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Cahlelnges with Dyslexia

My experiences working with a student who has dyslexia
by

Daniel Lock

on 28 April 2010

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Transcript of Cahlelnges with Dyslexia

Russel Fun loving boy who
struggles with Dyslexia Now in grade six, Russel's
parents wish for him to move in
the regular stream of education He likes to play sports
and is very active at recess He reads at a Grade 3 level
even though he is finishing the sixth
grade. His severe dyslexia hinders
his ability to read, write and
comprehend complex written language Artifact The Rough-Face Girl
is a book that the class
was using as part of their
Aboriginal studies unit One of the projects was to draw one of
the pictures in the book, and Russel chose the
cover This was only a small part of their projects
on aboriginal studies. All of the class drawings were to be featured in the hallway for other students to see
The Class Russel was in a Special Education
classroom with approximately 10 other
students The other students suffered from
disorders such as Autism, severe ADHD
and Down Syndrome Because of this varied class, many of the students
were vary excitable and this sometimes made it hard
for Russel to concentrate Working with Russel Working with Russel was an interesting experience for me
for a few reasons
Russel was the first person I had ever taught with any kind of disability
Russel`s condition not only prevented him from reading well but also extended to processing information easily
Russel would sometimes get distracted by other things going on in the class which slowed things down tremedously
The first time I worked with Russel, he was showing
me his presentation on Inuit Culture. His writing was obviously in need of help.
His grammar and spelling were at a very low level. I took some time to allow Russel to read from
his source material, before continuing with his
project. As read outloud I realized that he
was going word by word in an attempt to show
me that he could read.
However when I asked him what it was all about,
he had a much harder time than I wouldve thought. I broke the paragraph into sections for him and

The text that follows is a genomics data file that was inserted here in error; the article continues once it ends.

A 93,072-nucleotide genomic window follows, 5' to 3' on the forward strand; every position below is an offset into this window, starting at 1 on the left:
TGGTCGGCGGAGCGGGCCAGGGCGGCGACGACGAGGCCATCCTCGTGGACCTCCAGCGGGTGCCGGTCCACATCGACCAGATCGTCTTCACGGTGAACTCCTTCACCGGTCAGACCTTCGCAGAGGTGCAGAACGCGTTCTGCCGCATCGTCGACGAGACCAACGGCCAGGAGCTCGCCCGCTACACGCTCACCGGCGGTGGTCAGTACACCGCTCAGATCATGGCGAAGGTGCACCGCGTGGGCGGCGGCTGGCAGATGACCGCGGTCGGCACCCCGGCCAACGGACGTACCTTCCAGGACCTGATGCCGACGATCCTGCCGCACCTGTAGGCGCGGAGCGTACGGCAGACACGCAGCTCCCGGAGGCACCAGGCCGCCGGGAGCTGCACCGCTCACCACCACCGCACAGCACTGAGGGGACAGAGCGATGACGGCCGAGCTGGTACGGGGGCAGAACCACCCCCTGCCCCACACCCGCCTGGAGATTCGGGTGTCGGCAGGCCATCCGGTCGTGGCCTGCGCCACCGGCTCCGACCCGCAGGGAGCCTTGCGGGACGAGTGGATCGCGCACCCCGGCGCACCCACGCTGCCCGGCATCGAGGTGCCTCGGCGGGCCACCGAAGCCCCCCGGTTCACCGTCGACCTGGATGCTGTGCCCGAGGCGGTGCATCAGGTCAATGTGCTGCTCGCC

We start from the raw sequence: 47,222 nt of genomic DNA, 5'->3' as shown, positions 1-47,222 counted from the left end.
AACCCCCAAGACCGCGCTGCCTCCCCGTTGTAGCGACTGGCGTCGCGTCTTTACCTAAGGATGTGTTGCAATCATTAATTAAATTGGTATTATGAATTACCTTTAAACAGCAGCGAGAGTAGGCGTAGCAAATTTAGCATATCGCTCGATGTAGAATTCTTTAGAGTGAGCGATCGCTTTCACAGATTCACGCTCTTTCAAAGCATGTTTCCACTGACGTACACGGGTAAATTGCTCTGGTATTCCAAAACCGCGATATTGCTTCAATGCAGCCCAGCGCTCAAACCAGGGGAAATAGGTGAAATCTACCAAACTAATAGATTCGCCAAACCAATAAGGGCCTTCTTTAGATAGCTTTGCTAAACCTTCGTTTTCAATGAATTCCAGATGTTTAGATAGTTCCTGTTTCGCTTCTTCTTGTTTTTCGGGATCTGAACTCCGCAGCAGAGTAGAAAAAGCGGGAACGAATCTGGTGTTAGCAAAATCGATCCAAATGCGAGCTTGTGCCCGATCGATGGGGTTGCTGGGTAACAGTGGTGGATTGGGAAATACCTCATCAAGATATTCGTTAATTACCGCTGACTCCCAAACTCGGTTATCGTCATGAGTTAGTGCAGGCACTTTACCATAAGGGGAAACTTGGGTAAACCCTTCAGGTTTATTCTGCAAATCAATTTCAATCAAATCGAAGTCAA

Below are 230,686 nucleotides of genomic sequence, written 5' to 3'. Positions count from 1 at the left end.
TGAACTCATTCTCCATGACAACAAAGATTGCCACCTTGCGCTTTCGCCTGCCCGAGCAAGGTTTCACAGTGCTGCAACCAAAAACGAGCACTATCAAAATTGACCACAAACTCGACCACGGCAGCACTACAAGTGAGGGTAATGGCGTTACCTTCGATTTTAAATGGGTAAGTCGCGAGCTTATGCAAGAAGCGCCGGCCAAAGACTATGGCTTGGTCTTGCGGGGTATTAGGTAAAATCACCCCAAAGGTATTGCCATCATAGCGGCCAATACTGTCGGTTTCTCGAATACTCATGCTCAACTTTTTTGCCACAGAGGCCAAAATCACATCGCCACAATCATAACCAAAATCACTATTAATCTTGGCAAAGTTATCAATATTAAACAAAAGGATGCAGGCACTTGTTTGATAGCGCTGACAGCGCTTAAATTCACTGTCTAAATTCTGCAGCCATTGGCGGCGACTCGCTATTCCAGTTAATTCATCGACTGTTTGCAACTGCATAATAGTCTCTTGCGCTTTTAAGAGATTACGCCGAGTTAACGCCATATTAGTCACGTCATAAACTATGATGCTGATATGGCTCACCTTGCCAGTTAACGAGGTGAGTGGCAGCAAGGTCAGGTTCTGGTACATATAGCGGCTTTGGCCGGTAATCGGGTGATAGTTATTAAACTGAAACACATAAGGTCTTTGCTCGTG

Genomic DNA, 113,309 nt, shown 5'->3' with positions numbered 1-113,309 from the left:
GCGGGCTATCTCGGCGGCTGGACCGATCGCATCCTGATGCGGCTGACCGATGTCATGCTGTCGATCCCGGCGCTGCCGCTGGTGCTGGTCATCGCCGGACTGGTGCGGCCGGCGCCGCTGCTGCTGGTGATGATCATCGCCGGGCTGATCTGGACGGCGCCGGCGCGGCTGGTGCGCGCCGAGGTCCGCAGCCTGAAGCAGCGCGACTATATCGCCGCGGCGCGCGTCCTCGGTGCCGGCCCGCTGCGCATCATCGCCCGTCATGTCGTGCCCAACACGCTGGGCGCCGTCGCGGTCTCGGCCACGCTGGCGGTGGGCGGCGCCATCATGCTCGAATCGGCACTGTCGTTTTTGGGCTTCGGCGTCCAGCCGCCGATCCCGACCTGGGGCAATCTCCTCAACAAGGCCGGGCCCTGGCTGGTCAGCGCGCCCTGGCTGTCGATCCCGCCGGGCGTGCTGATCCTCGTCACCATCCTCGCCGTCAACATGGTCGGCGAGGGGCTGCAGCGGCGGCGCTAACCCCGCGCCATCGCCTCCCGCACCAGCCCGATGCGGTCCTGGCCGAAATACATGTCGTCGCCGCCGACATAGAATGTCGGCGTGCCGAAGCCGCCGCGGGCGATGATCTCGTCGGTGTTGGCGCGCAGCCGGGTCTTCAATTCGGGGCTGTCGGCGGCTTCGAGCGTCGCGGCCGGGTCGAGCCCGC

had him reread the sentences. The second time through
seemed much more natural because he was familiar with the words
Now he understood much more about what was being said.
I think the chunking helped him as well as the repetition My Challenges Having never worked with students of Russels age,
I was unsure of exactly how to relate to them It was a relief when I recognized
some of the books in the class from
when I was their age When I found out that Russel liked soccer
I used that to gain a connection with him Goal! Once Russel trusted me it was easier to get to
work. Not only had I never taught young kids, but I had never
taught students with disabilites either Russel needs a lot of help understanding
writting, as well as help with spelling and
grammar The story of the Rough-Face girl is like
Cinderalla, where a lower class girl ends up
marrying the prince. In this story, the girl became
ugly through doing chores and being burned by
fire. Because of this she was shunned by the village,
but in the end through her inner beauty was able to
attain a high standing.
I think of special needs students as similar to the
Rough-Face girl. One level they are accepted and
tolerated, but also have a harder time later in life in
finding jobs and being independant. However through hard
work they can overcome the adversity and attain a higher
standard of living. Throughout this field experience I was
constantly forced to adapt to everyday
behavioural problems not just from Russel
but from all of the students in the class The Standards Commitment to Students and Student Learning I believe that the entire field excercise was to fully
understand this Standard of Practice. Everyday,
Special Eduction teachers are proving their commitment
to the students and their learning. Everyday they are
challenged by their students who require so much extra
help, sometimes in surprising ways.
During my placement, I did my best not only to help Russel
but also to help the other students when they had questions,
and there were always questions. When working with Russel
I constantly strived to motivate him into doing his personal best,
and for him to be happy with his work. Professional Knowledge and Professional Practice These two standards are inextricably linked together. In this field
placement, both my professional Knowledge and Practice were expanded.
My knowledge became something tangible. Before, I had always had an
idea of what dyslexia is, and what special needs are in general, as well as
what I had learned in class. By participating in this class and helping Russel I gained an active and personal knowldge of what it truly means
to have special needs and what it is to teach them.
My practice was expanded in the same way. Throughout my university
education there has been discussion on strategies and philosophies of
teaching as well as the psychology of teaching. All of it was just theory
floating in my head until I met Russel. Again by interacting with him I was able to fully understand these concepts and put them into practice
through the constant challenge of keeping him interested in learning. Cahlelnges With Dyslexia
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